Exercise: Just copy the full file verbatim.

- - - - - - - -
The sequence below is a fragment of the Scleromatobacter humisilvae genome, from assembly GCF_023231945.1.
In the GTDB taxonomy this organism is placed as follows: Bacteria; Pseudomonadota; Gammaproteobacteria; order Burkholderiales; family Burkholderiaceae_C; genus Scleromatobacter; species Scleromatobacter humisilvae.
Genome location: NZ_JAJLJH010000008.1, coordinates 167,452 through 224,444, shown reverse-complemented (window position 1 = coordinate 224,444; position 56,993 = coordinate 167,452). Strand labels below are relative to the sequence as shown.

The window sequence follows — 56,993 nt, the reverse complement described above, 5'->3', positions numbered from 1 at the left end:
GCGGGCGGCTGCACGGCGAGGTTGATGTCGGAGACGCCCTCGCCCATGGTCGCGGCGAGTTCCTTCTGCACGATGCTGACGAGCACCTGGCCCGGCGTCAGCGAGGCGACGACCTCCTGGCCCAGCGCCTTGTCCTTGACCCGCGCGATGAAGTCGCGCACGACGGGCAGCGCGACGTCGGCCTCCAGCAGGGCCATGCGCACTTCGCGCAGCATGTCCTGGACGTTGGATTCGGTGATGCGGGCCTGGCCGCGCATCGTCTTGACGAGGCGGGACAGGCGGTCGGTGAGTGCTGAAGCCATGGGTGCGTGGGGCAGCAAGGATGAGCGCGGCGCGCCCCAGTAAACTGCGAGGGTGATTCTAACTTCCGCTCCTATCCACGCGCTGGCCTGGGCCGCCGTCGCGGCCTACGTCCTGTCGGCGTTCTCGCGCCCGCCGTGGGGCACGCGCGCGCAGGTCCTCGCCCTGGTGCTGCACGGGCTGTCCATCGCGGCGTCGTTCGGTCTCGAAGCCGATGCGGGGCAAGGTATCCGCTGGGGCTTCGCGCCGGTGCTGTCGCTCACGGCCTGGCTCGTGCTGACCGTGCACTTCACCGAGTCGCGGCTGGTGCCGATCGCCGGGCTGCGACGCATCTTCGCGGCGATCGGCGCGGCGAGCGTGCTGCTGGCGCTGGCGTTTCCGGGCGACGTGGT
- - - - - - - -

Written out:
The sequence below is a fragment of the Scleromatobacter humisilvae genome, from assembly GCF_023231945.1.
In the GTDB taxonomy this organism is placed as follows: Bacteria; Pseudomonadota; Gammaproteobacteria; order Burkholderiales; family Burkholderiaceae_C; genus Scleromatobacter; species Scleromatobacter humisilvae.
Genome location: NZ_JAJLJH010000008.1, coordinates 167,452 through 224,444, shown reverse-complemented (window position 1 = coordinate 224,444; position 56,993 = coordinate 167,452). Strand labels below are relative to the sequence as shown.

The window sequence follows — 56,993 nt, the reverse complement described above, 5'->3', positions numbered from 1 at the left end:
GCGGGCGGCTGCACGGCGAGGTTGATGTCGGAGACGCCCTCGCCCATGGTCGCGGCGAGTTCCTTCTGCACGATGCTGACGAGCACCTGGCCCGGCGTCAGCGAGGCGACGACCTCCTGGCCCAGCGCCTTGTCCTTGACCCGCGCGATGAAGTCGCGCACGACGGGCAGCGCGACGTCGGCCTCCAGCAGGGCCATGCGCACTTCGCGCAGCATGTCCTGGACGTTGGATTCGGTGATGCGGGCCTGGCCGCGCATCGTCTTGACGAGGCGGGACAGGCGGTCGGTGAGTGCTGAAGCCATGGGTGCGTGGGGCAGCAAGGATGAGCGCGGCGCGCCCCAGTAAACTGCGAGGGTGATTCTAACTTCCGCTCCTATCCACGCGCTGGCCTGGGCCGCCGTCGCGGCCTACGTCCTGTCGGCGTTCTCGCGCCCGCCGTGGGGCACGCGCGCGCAGGTCCTCGCCCTGGTGCTGCACGGGCTGTCCATCGCGGCGTCGTTCGGTCTCGAAGCCGATGCGGGGCAAGGTATCCGCTGGGGCTTCGCGCCGGTGCTGTCGCTCACGGCCTGGCTCGTGCTGACCGTGCACTTCACCGAGTCGCGGCTGGTGCCGATCGCCGGGCTGCGACGCATCTTCGCGGCGATCGGCGCGGCGAGCGTGCTGCTGGCGCTGGCGTTTCCGGGCGACGTGGT